"Whenever they have the 'Top 100 Videos of All Time', 'We're Not Gonna Take It' always shows up. And as a matter of fact — and this is a little-known fact about the video — when 'We're Not Gonna Take It' was delivered to MTV, I believe the guy's name was Les Garland, but I'm not sure, he hated it, he was hostile. The reaction was, 'This is not rock video, this is method acting.' And they never allowed 'We're Not Gonna Take It' to go out of medium rotation, and as much as, you know, that song that was medium rotation, but it had such a connection that people waited for that thing to come on. And the funny thing is when we delivered 'I Wanna Rock', which was basically the sequel to 'We're Not Gonna Take It', the reaction was, 'Ah, now this is a rock video!' So either the perception had changed within the company or they were just sort of covering their tracks from their denial of it being a real video into the first place. But then, of course, there were so many videos that started following our formula after that it was ridiculous."



Asked whether the TWISTED SISTER guys had any inkling at all when they were writing and arranging "Stay Hungry" that it was something special, Dee said: "You know, no. It's just like we were on a path. It was 'Under The Blade', and that independent record led to our major record deal with Atlantic, 'You Can't Stop Rock 'n' Roll', and that broke in Europe, namely, and then it spilled over the United States. And we knew they were going to pull out all the stops on the record. As far as writing goes, I was just writing more music. And one thing a lot of people have said was, ''Stay Hungry' was TWISTED SISTER's go-commercial, selling out.' And I always laugh, because it was anything but. That album was written in 1982.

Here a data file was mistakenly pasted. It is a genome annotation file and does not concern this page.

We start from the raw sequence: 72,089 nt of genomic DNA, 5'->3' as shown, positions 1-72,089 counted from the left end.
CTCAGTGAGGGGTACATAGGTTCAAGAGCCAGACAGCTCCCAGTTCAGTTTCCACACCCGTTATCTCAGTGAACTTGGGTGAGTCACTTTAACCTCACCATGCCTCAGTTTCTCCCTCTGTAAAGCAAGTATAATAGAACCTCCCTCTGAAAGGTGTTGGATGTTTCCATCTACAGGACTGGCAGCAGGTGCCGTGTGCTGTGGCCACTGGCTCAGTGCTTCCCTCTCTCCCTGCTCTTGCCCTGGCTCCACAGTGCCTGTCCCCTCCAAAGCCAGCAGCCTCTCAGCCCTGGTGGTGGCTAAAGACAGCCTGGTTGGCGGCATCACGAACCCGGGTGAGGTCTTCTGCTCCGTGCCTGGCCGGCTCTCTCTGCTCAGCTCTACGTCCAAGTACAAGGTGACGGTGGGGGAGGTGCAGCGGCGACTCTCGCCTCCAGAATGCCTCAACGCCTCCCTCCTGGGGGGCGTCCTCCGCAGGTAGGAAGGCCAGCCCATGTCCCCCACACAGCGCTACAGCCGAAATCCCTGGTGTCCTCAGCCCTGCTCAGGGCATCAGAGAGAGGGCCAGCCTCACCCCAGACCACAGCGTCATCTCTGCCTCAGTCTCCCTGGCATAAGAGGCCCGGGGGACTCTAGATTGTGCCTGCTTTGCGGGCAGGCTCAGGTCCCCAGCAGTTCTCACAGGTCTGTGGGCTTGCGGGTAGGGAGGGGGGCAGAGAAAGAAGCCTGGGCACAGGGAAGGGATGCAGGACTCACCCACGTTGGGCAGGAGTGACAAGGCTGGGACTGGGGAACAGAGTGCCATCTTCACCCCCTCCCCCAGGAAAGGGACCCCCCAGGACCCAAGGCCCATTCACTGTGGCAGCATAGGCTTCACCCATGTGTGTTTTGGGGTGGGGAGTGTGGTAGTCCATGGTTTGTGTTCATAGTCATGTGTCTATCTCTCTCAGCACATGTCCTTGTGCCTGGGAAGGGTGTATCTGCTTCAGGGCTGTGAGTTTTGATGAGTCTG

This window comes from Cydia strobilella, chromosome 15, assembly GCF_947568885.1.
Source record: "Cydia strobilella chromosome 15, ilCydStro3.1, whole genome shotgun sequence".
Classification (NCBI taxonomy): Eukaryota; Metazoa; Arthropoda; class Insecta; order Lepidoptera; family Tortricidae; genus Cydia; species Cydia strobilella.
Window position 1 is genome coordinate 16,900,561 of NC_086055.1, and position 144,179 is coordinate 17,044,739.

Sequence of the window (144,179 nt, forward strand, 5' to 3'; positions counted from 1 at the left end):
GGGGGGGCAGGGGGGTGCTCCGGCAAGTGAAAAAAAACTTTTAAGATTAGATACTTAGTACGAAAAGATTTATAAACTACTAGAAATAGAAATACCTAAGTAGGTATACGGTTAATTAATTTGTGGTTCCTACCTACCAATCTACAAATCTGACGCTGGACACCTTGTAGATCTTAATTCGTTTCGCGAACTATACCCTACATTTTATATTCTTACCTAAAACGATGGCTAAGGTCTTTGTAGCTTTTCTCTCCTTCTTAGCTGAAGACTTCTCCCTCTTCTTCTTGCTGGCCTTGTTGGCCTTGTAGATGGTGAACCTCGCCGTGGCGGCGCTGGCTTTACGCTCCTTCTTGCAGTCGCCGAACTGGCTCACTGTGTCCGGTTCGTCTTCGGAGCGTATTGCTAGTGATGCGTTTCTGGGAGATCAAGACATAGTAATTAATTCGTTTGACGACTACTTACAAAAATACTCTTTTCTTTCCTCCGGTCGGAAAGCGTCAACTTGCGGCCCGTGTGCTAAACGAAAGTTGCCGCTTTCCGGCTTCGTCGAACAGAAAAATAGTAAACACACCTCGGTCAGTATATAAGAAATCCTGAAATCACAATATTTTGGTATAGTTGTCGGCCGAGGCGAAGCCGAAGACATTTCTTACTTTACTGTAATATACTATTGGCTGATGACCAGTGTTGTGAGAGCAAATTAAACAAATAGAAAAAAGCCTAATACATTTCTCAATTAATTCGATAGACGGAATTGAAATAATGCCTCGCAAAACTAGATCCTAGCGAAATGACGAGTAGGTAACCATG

"What I would do is when we were working on 'Under The Blade', I was writing songs for the next album, and in all the down time between sessions, I was working the songs. So I was writing 'You Can't Stop Rock 'n' Roll' when 'Under The Blade' was being recorded. When we were recording 'You Can't Stop Rock 'n' Roll', I was writing 'Stay Hungry'. And we couldn't have been more broke, we couldn't have been hungrier. So there really was no commercialization or selling out or anything like that. I mean, the biggest hat-tilt towards commercialization was assigning Tom Werman, who was this pop producer, who was cleaning up people like Ted Nugent and MÖTLEY CRÜE, and they figured, 'Hey, we can clean these guys up too.' So I'll tell you what, I'm looking at something right here — I have this laminated and actually taped to my triple-platinum 'Stay Hungry' album on my wall in my studio where I am right now. And during the recording I was really having a lot of problems with our producer, Tom Werman, and we just didn't agree and I really felt like he was compromising the record, and it was a real struggle for me to try to keep the band's integrity. He wanted to clean us up even more, you know, and I was really frustrated and the engineer, Geoff Workman, who really is responsible for all of the positive things on that record as far as sound and everything. And he said, 'What's the matter, man?' And I said, 'Fricking Tom is killing my record, he's pissing me off!' He goes, 'Relax dude, this record is guaranteed to go platinum.' And I said, 'You want to put that in writing?' And he goes, 'Yeah, I'll put that in writing.' So what it says here on this laminated page — it's written on an old note sheet, it says: 'The record that I am currently working on with TWISTED SISTER [because we didn't have a name yet] is guaranteed to go at least platinum or I resign. Signed: Geoff Workman. Witnessed: Gary McGachan [who was the assistant engineer].' So, he knew."